5 Crucial Tips to Consider Before Buying an Investment Property
One of the best parts about buying investment properties, is the ability to make your money work for you. Now I'm no financial advisor, but one of the best ways to make this happen is doing your due diligence, setting up a plan of action, and sticking to your plan of action. But first...here are 5 crucial tips to consider before buying an investment property. With this information, you'll be able to determine if buying an investment property is right for you!
1. Is it right for me?
There are many things to consider when buying an investment property. How much time can I dedicate to finding the right property, doing my homework, fixing it up, costs involved, managing the property, etc. The best return on investments are found when buying a home, not when selling a home. So getting an investment property at a great price is a key component.
In addition, do you plan to do repairs and maintenance to the property yourself, or hire contractors to do the work? Do you plan to manage the property, or pay a property manager to manage it. Either way, there are costs involved, not just with money, but with your time and quality of life. Knowing these point of views and the work involved can help you determine whether this is right for you. We'll talk more about determining your bottom line and potential return on investment later.
2. Your local market
What does your local market have to say about investment properties. Are rentals in high demand? Are rental rates going through the roof. Could you sustain a sudden drop in the economy in the short term?
For Kitsap County, WA for instance there is a huge demand for affordable housing, especially for rental properties. With two major naval bases, the fast ferries to and from Seattle, Kitsap County gets a lot of traffic. It's also one of the few places in Washington you can live and be surrounded by the gorgeous scenery of mountains and water, so it's a high demand vacation and retirement community as well.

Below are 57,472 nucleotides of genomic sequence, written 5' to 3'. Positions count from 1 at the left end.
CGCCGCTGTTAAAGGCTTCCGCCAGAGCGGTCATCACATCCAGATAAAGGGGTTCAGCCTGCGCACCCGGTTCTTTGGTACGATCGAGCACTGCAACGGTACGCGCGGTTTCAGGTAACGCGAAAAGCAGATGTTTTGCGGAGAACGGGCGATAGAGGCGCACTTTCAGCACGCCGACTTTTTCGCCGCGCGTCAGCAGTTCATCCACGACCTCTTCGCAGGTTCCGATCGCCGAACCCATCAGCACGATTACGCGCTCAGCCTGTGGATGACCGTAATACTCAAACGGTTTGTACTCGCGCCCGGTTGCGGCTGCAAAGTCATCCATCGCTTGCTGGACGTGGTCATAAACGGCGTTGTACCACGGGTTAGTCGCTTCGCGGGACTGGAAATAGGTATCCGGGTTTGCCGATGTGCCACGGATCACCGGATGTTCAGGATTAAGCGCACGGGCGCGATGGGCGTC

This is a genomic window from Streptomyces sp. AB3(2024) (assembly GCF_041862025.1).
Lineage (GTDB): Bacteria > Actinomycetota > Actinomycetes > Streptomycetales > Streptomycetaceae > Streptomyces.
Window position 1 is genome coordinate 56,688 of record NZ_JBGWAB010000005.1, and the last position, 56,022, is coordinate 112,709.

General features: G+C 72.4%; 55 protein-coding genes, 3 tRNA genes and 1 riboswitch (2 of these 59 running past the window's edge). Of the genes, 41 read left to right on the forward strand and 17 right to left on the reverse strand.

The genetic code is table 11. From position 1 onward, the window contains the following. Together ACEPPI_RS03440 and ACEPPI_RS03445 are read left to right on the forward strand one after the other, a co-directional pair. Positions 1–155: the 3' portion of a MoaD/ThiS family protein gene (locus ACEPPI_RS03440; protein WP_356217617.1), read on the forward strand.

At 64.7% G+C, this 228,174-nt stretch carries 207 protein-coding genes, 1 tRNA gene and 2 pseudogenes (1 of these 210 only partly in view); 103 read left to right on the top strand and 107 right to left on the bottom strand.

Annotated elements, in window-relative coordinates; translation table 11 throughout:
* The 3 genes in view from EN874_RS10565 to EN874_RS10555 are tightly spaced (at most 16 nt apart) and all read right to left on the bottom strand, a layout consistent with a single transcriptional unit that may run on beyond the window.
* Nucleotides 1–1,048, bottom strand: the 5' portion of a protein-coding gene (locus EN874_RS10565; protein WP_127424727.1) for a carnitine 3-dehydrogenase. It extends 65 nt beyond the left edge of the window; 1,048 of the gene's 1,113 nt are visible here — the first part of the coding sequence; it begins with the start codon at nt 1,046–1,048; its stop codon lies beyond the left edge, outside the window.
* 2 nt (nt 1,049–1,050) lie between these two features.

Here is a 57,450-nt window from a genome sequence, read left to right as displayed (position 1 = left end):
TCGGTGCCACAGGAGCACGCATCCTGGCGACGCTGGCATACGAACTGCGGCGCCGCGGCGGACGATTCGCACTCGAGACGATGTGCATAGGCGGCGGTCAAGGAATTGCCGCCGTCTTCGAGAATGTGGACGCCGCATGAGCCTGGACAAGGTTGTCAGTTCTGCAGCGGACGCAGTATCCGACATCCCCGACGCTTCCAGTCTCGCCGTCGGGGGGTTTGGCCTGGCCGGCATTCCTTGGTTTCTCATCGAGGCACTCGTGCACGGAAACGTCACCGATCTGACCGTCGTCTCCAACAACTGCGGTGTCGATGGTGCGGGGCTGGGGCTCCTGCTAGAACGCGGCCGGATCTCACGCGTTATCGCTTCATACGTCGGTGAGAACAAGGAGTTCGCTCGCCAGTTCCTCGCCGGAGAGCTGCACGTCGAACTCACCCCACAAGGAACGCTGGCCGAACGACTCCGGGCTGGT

As a result of this high demand, rental rates are continuously skyrocketing, and their not slowing down anytime soon. The difficult part is finding a good investment property at a good price, that requires minimal work without competing against hundreds of buyers or other investors. This market alone is no easy task! It's stressful and time consuming.
3. Got the Down Payment?
Investment properties typically require a larger down payment than owner-occupied properties. Most conventional mortgage lenders require 20-25% down payment to acquire financing. Mortgage insurance isn't available for investment properties so you'll have to have skin in the game.
Now that we've discussed the down payment, what about the cost of borrowing money? With interest rates on the rise, it's not getting any cheaper. Interest rates for investment properties are generally higher than that of owner occupied homes. Shopping the competition is key in reducing your mortgage costs, points, and generation fees. Don't overpay for the same service somewhere else.
There are also non-conventional lenders such as private money lenders and hard money lenders. I definitely recommend a thorough vetting process, reading the fine print, and acquiring good legal and accounting advice prior to utilizing one of these sources. Know what your getting and what it's really going to cost you!!!
5. Calculate Your Costs vs Margins
A good rule of thumb when calculating your costs per annum is 3 to 4 percent of the purchase price. This is super conservative. Some of the costs of owning an investment property include:
- Purchase price (or monthly mortgage payment)
- Closing costs
- Title and Escrow fees
- Property taxes
- HOI policy for investors
- Other insurances such as flood insurance
- Interest, points, and generation fees (aka lender fees)
- Property Managment
- Fees for background checks
Individuals should set a goal of 10+ percent return on investment to make any investment worth while. This should include a contingency fund to cover the unexpected!
The Bottom Line
One investment property isn't going to set you up for retirement, but 10 might. Keep your expectations realistic. Like any investment, a rental property isn’t going to produce a large monthly paycheck in the beginning. It pays its dividends after the mortgage is paid off. Picking the wrong property could be set you back from the start. Don't rush into buying an investment property. Take your time, do your homework, and most of all don't set yourself up to lose sleep over it.